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Seminal vesicle metastasis after partial hepatectomy for hepatocellular carcinoma

Contributed equally
BMC Cancer201111:111

Received: 18 February 2010

Accepted: 28 March 2011

Published: 28 March 2011



Metastasis to the seminal vesicle is extremely rare for hepatocellular carcinoma (HCC). To our knowledge, it has been not reported in literature. The purpose of the present paper was to report a case of metastasis to the seminal vesicle after HCC resection, along with its histological features and immunohistochemical characteristics.

Case Presentation

A 46-year-old Chinese man was admitted to our hospital due to abdominal distension. He had a history of HCC related to hepatitis B virus infection. Moreover, left partial hepatectomy was performed in another hospital 28 months ago, and right partial hepatectomy for HCC recurrence in our hospital 4 months ago. After resection, radiofrequency ablation therapy had been performed. About 27 months after the initial operation, contrast-enhanced computed tomography (CT) of the pelvic cavity revealed a mass with homogeneous enhancement in the seminal vesicle. Transrectal needle biopsy revealed a poorly differentiated adenocarcinoma. Therefore, seminal vesiculectomy was resected. The histological diagnosis of the removed tumor was compatible with the original HCC. Immunohistochemical examination demonstrated that the tumor cells were positive for glypican-3 (GPC3), alpha-fetoprotein (AFP), hepatocyte paraffin-1 (Hep Par 1), cytokeratin 18 (CK 18), and hepatocyte antigen, which confirmed that the seminal vesicle tumor was a metastatic tumor of HCC. However, CT subsequently revealed multiple metastatic foci in the abdominal and pelvic cavities in May 2009 and August 2009, respectively.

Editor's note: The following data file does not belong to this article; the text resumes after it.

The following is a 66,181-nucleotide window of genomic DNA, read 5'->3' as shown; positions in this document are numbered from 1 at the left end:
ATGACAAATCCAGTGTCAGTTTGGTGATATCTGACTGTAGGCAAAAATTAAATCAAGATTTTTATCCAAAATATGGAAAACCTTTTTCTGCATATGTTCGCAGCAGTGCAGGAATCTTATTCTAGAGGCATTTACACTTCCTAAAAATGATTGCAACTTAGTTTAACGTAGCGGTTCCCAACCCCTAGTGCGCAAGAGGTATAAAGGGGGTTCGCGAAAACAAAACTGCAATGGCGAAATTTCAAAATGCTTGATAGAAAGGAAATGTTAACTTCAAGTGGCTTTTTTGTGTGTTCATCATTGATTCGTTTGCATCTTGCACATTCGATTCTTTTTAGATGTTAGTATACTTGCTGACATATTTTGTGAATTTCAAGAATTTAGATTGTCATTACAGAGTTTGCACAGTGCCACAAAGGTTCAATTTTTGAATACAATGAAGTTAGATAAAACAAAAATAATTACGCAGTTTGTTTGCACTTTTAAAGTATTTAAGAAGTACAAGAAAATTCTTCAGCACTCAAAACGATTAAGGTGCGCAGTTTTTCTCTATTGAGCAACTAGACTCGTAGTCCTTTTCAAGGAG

The seminal vesicle is an extremely rare metastatic site for HCC, and the prognosis is very poor. A combination of clinical and pathological features is necessary for a correct diagnosis, and primary tumor should be excluded before diagnosing metastatic foci.


seminal vesiclehepatocellular carcinomametastasisclinical pathology


Hepatocellular carcinoma (HCC) is one of the most common malignancies worldwide, accounting for nearly one million new cases each year [1]. The long-term prognosis for HCC remains poor, with a 5-year survival rate of < 5% [2], and intrahepatic and extrahepatic metastasis are the most important factors. The liver is the most common site of HCC metastasis, accounting for approximately 85% to 90% of all cases [3]. Extrahepatic metastases have been reported to occur in 13.5% to 42% of HCC patients [46]. The most frequent sites of extrahepatic metastases are lung, abdominal lymph node, and bone [4, 7, 8]. To our knowledge, it has not been reported in literature that HCC metastasize to the seminal vesicle. Here we report the case of a 46-year-old man with metastatic HCC to the seminal vesicle after a liver resection for HCC and recurrence, and observed its histological and immunohistochemical characteristics.

Case presentation